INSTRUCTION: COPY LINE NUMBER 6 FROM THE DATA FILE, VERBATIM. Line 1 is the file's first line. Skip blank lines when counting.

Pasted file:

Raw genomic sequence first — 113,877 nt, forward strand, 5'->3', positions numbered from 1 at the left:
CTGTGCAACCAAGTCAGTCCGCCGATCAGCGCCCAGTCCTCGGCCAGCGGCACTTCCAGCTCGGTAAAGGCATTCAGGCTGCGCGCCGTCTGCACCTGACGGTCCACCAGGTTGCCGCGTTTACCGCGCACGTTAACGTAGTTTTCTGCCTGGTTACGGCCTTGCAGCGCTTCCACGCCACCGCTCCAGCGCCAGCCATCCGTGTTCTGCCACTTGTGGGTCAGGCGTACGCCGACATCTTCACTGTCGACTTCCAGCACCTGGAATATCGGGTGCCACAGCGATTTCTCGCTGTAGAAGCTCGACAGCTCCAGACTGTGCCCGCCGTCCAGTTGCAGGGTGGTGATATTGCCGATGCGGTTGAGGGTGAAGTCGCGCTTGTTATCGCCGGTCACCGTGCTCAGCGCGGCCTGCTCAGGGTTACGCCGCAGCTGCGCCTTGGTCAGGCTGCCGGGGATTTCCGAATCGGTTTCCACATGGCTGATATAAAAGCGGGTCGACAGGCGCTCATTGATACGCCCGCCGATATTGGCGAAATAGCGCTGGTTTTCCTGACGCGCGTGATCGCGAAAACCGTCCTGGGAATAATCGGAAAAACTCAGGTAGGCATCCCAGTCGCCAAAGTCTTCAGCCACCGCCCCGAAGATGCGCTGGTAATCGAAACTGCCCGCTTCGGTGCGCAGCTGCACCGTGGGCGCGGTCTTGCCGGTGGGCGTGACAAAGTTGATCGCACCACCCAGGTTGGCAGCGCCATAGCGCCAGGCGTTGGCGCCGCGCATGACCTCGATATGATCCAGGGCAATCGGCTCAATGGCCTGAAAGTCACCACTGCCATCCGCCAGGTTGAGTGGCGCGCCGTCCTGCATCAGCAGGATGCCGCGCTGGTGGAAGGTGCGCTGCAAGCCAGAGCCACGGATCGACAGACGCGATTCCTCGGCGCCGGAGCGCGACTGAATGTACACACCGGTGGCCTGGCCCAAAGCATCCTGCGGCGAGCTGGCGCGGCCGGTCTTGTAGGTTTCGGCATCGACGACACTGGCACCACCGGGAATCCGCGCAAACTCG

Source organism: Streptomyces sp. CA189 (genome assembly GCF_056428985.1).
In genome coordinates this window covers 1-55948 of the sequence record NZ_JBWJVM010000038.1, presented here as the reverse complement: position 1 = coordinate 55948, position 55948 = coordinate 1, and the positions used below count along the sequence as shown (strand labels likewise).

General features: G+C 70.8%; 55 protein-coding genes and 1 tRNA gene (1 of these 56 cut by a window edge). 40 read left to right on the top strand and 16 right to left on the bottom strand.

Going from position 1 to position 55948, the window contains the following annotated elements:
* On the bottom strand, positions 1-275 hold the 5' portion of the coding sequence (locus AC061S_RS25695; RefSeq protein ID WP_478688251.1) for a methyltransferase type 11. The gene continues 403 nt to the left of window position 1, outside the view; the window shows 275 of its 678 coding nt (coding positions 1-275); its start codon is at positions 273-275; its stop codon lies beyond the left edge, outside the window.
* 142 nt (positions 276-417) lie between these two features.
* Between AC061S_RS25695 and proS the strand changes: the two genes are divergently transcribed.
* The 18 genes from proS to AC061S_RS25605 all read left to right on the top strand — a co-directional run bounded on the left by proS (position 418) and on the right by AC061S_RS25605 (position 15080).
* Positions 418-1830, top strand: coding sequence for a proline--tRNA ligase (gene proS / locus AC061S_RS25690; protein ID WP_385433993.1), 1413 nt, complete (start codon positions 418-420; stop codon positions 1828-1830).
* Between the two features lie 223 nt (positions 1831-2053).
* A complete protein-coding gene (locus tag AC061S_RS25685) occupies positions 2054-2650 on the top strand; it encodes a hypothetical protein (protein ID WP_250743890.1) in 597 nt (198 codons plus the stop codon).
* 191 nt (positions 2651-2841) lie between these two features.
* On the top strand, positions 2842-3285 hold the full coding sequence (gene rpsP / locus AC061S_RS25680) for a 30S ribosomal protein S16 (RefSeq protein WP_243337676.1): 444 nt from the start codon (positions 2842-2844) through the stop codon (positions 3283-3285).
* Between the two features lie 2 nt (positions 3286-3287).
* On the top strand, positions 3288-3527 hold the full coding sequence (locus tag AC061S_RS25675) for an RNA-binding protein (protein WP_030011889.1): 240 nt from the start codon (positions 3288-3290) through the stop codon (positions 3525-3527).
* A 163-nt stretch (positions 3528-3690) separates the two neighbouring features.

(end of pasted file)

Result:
Going from position 1 to position 55948, the window contains the following annotated elements: